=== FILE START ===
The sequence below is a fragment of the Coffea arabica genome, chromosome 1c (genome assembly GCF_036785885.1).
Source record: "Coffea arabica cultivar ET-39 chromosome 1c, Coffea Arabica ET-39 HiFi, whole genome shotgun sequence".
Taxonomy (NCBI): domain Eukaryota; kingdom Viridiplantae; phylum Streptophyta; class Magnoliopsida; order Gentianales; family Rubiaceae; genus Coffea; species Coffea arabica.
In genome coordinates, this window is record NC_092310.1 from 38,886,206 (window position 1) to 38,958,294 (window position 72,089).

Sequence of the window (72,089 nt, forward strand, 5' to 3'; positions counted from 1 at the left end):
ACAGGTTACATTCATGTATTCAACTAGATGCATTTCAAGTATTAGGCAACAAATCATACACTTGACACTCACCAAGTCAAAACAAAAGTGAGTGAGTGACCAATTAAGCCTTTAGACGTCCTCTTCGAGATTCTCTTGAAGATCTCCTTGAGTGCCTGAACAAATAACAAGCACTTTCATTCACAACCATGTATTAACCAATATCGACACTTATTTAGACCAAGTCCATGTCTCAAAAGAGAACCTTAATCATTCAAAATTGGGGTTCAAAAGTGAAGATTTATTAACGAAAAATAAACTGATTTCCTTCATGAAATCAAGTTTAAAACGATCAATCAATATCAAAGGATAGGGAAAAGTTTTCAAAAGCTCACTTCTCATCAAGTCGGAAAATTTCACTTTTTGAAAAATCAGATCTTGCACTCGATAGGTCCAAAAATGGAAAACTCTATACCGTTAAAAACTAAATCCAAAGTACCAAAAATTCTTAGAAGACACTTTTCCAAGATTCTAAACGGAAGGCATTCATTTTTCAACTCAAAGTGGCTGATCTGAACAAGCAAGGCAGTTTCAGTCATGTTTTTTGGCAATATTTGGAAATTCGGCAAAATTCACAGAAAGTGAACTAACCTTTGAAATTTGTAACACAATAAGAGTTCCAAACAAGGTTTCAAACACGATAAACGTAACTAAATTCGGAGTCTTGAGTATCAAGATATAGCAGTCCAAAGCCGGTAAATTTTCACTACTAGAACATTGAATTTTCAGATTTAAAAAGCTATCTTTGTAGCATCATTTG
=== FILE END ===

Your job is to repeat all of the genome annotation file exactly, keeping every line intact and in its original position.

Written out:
The sequence below is a fragment of the Coffea arabica genome, chromosome 1c (genome assembly GCF_036785885.1).
Source record: "Coffea arabica cultivar ET-39 chromosome 1c, Coffea Arabica ET-39 HiFi, whole genome shotgun sequence".
Taxonomy (NCBI): domain Eukaryota; kingdom Viridiplantae; phylum Streptophyta; class Magnoliopsida; order Gentianales; family Rubiaceae; genus Coffea; species Coffea arabica.
In genome coordinates, this window is record NC_092310.1 from 38,886,206 (window position 1) to 38,958,294 (window position 72,089).

Sequence of the window (72,089 nt, forward strand, 5' to 3'; positions counted from 1 at the left end):
ACAGGTTACATTCATGTATTCAACTAGATGCATTTCAAGTATTAGGCAACAAATCATACACTTGACACTCACCAAGTCAAAACAAAAGTGAGTGAGTGACCAATTAAGCCTTTAGACGTCCTCTTCGAGATTCTCTTGAAGATCTCCTTGAGTGCCTGAACAAATAACAAGCACTTTCATTCACAACCATGTATTAACCAATATCGACACTTATTTAGACCAAGTCCATGTCTCAAAAGAGAACCTTAATCATTCAAAATTGGGGTTCAAAAGTGAAGATTTATTAACGAAAAATAAACTGATTTCCTTCATGAAATCAAGTTTAAAACGATCAATCAATATCAAAGGATAGGGAAAAGTTTTCAAAAGCTCACTTCTCATCAAGTCGGAAAATTTCACTTTTTGAAAAATCAGATCTTGCACTCGATAGGTCCAAAAATGGAAAACTCTATACCGTTAAAAACTAAATCCAAAGTACCAAAAATTCTTAGAAGACACTTTTCCAAGATTCTAAACGGAAGGCATTCATTTTTCAACTCAAAGTGGCTGATCTGAACAAGCAAGGCAGTTTCAGTCATGTTTTTTGGCAATATTTGGAAATTCGGCAAAATTCACAGAAAGTGAACTAACCTTTGAAATTTGTAACACAATAAGAGTTCCAAACAAGGTTTCAAACACGATAAACGTAACTAAATTCGGAGTCTTGAGTATCAAGATATAGCAGTCCAAAGCCGGTAAATTTTCACTACTAGAACATTGAATTTTCAGATTTAAAAAGCTATCTTTGTAGCATCATTTG